- LAST RESORT: War is morally permissible only when no other means to achieving the Just Cause is possible. This means that the nation considering war has exhausted all potential solutions, including political and diplomatic. This condition seems to mitigate against the national pride that sometimes leads to war as the resort of choice. A nation may have to compromise and negotiate to win solution short of war. But at least, the condition of last resort requires that political and diplomatic approaches to a solution have been fully attempted.
JUS IN BELLO The conditions required for the just conduct of war; the right conduct in war. The criteria provide standards of conduct for nations, armies, and individual soldiers at war. Some people have the idea that in war, anything goes; "all's fair in love and war." But this is never the case in any war. Armies maintain some standards of lawful vs. criminal behavior. Armies have police, prisons, and courts. It is true that some armies show no legal or moral restraint when it comes to the treatment of the enemy (some are hostile to their own populations), but those are militaries that act contrary to the Just War criteria and usually in violation the international rule of law. Such stares or individuals are often held accountable by domestic or international law. There are, however, many cases where war crimes are not prosecuted or redressed. Just War Theory is a philosophical idea and can be used as the basis of a legal process. We are using the criteria to judge cases of war acts. Here are three of the key criteria for just (or justifiable) behavior in war:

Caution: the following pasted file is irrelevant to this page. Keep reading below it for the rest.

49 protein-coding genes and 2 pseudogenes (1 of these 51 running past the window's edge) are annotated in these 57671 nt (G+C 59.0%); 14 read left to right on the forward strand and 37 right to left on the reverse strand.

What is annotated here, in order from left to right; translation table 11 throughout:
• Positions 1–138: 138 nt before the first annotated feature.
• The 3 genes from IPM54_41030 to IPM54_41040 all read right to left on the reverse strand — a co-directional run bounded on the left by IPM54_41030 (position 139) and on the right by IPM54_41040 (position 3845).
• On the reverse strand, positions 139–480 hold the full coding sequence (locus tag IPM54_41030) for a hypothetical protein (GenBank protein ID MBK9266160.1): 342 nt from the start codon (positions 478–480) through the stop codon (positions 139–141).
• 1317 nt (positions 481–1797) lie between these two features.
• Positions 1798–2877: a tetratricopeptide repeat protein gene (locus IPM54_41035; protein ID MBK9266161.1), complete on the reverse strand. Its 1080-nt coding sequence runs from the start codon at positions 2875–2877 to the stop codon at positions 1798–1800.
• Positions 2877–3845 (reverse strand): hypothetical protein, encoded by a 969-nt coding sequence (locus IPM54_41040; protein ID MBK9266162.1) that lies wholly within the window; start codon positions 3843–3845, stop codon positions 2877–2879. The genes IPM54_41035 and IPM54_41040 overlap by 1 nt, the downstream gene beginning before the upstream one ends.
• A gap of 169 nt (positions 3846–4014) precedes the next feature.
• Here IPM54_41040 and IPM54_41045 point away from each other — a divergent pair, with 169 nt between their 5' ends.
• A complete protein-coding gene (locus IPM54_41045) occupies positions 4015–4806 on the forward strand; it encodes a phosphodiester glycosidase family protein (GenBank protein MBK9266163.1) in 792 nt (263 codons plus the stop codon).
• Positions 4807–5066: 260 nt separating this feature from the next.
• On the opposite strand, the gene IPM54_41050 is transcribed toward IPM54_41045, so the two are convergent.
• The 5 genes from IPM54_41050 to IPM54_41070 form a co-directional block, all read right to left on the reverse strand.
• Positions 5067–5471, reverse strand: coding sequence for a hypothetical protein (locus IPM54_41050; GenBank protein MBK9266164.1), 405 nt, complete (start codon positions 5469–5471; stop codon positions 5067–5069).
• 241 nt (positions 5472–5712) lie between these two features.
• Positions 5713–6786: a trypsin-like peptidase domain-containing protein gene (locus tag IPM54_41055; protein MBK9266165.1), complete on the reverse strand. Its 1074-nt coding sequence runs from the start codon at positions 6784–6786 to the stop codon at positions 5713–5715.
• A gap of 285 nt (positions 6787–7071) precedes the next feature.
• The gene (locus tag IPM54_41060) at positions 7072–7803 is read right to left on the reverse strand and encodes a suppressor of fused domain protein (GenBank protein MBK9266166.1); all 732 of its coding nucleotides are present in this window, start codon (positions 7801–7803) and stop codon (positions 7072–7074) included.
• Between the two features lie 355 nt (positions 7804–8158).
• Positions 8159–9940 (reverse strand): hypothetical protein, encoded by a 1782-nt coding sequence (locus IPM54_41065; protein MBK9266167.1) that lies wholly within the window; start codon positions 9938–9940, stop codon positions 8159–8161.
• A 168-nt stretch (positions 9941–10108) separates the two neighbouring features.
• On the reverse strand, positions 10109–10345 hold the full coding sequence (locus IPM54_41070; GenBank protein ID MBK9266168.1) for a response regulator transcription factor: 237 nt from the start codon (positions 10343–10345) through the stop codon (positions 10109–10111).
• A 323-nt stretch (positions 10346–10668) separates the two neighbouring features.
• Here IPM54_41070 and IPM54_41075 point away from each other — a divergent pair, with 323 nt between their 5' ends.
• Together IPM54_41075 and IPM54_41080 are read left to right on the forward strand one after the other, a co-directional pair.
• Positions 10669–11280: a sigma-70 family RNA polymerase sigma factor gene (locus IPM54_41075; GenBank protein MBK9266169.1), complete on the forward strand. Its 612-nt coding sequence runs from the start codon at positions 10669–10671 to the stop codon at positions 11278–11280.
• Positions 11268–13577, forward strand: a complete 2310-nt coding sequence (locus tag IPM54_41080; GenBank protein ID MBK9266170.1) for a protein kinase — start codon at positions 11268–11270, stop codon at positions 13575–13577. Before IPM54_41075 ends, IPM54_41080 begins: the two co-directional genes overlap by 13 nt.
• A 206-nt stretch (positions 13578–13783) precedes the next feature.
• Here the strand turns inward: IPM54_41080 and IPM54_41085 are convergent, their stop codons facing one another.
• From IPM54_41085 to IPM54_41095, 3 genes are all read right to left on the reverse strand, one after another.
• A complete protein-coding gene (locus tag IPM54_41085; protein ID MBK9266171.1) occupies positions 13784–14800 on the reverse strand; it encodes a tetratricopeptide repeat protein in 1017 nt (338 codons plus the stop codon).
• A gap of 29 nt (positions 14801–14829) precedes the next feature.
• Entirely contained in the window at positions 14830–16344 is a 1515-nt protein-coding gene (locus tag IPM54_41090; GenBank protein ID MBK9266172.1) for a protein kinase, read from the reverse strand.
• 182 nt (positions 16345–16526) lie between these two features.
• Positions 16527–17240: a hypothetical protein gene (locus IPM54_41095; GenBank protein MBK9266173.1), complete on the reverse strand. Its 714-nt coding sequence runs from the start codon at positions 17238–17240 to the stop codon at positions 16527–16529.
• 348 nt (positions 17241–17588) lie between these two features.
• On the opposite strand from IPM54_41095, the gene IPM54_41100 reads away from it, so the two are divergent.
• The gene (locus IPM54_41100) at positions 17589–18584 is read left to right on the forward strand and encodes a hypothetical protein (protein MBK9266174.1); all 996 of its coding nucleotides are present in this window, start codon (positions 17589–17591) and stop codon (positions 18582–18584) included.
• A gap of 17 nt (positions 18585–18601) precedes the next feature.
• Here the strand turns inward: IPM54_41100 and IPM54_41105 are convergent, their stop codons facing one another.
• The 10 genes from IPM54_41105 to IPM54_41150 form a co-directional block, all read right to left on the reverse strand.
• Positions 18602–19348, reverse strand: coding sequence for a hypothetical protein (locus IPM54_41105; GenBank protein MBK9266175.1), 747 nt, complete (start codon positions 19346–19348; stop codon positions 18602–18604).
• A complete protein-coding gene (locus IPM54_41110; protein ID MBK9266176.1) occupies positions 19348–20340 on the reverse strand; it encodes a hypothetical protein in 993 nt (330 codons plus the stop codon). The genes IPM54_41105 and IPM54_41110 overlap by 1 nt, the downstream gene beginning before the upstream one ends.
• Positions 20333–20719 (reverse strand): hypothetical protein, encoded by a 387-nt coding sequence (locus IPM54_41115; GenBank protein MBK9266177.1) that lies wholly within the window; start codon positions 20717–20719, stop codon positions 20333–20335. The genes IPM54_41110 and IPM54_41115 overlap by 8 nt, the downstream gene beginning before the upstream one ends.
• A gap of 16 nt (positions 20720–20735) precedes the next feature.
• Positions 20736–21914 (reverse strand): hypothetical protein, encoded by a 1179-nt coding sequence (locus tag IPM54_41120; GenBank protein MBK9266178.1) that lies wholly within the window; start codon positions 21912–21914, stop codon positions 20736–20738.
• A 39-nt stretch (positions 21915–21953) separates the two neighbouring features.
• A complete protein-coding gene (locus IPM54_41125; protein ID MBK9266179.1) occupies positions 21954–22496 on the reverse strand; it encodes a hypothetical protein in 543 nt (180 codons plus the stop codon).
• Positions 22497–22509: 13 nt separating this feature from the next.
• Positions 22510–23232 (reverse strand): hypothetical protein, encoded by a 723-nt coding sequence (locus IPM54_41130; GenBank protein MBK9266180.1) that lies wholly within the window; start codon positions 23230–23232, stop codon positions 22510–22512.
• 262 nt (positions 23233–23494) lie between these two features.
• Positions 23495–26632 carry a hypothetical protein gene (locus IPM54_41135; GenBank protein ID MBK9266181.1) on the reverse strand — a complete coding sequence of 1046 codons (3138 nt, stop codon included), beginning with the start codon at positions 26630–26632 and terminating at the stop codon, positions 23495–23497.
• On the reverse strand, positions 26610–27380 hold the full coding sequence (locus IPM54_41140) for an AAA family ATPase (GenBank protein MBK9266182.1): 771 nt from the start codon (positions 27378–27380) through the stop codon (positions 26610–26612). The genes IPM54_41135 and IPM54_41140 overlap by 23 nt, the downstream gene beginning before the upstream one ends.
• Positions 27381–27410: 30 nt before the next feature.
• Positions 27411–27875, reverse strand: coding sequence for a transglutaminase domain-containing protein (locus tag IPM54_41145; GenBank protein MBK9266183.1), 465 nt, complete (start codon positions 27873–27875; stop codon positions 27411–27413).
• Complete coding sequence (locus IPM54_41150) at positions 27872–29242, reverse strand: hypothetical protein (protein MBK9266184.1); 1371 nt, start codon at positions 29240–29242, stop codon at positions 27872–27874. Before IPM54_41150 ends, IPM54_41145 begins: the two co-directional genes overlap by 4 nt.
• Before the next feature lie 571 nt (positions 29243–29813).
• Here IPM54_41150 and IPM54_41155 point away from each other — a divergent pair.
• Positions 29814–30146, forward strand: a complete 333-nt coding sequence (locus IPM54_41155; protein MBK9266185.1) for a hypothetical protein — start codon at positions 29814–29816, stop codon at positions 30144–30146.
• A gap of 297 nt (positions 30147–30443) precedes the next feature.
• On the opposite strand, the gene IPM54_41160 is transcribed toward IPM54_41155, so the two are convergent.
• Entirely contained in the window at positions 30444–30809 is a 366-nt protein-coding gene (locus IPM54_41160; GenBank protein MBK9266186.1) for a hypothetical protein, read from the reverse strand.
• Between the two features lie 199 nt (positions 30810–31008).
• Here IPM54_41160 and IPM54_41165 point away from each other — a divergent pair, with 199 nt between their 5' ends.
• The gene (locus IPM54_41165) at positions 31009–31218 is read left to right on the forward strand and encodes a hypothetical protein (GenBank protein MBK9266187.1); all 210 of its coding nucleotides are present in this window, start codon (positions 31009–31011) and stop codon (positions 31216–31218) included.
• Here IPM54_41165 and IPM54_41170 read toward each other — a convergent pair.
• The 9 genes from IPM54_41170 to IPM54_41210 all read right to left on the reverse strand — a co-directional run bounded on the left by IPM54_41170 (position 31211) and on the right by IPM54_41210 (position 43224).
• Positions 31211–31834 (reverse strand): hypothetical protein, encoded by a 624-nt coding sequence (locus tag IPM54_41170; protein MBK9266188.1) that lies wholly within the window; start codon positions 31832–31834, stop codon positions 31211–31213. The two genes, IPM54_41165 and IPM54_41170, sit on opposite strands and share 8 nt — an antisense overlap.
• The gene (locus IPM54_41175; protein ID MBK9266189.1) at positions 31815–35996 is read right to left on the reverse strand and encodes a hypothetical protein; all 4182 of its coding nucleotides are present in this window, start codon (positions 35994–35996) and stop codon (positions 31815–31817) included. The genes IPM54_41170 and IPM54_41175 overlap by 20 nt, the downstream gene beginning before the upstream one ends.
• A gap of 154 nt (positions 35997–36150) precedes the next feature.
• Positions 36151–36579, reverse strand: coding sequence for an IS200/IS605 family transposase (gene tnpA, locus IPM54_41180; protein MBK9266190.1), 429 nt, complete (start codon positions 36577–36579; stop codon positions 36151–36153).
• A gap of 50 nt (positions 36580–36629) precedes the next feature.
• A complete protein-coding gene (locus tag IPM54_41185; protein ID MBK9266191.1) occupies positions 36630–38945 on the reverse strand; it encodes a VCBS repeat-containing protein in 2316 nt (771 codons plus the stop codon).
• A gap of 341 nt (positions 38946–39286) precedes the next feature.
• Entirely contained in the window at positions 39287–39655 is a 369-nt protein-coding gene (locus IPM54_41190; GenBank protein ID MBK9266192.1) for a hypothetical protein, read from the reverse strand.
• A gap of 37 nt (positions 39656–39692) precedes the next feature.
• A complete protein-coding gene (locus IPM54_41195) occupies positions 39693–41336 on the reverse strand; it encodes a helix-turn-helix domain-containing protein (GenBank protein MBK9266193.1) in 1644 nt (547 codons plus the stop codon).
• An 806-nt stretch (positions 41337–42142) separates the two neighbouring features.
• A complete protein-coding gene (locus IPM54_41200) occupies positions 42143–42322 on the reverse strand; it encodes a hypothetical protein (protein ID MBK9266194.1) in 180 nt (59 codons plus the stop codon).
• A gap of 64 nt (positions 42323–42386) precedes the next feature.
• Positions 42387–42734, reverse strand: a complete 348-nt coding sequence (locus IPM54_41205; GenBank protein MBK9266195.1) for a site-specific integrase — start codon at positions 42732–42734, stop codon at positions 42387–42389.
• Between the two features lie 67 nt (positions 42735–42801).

- PROPORTIONALITY. The proportionality of the use of force in a war. The degree of allowable force used in the war must be measured against the force required to correct the Just cause and limited by Just Intention (see Jus Ad Bellum).
- DISCRIMINATION. The combatants discriminate between combatants and noncombatants. Innocent, nonmilitary people should never be made the target of attacks.
- RESPONSIBILITY. A country is not responsible for unexpected side effects of its military activity as long as the following three conditions are met:
(a) The action must carry the intention to produce good consequences.
(b) The bad effects were not intended.
(c) The good of the war must outweigh the damage done by it.
How these criteria are are to be interpreted and fulfilled is an issue of ongoing discussion among philosophers, politicians, and military planners. In order for a civil society to maintain itself such that the commission of unjust wars is preventable, there must be and critical discussion by the citizens.
Jon Dorbolo © 2001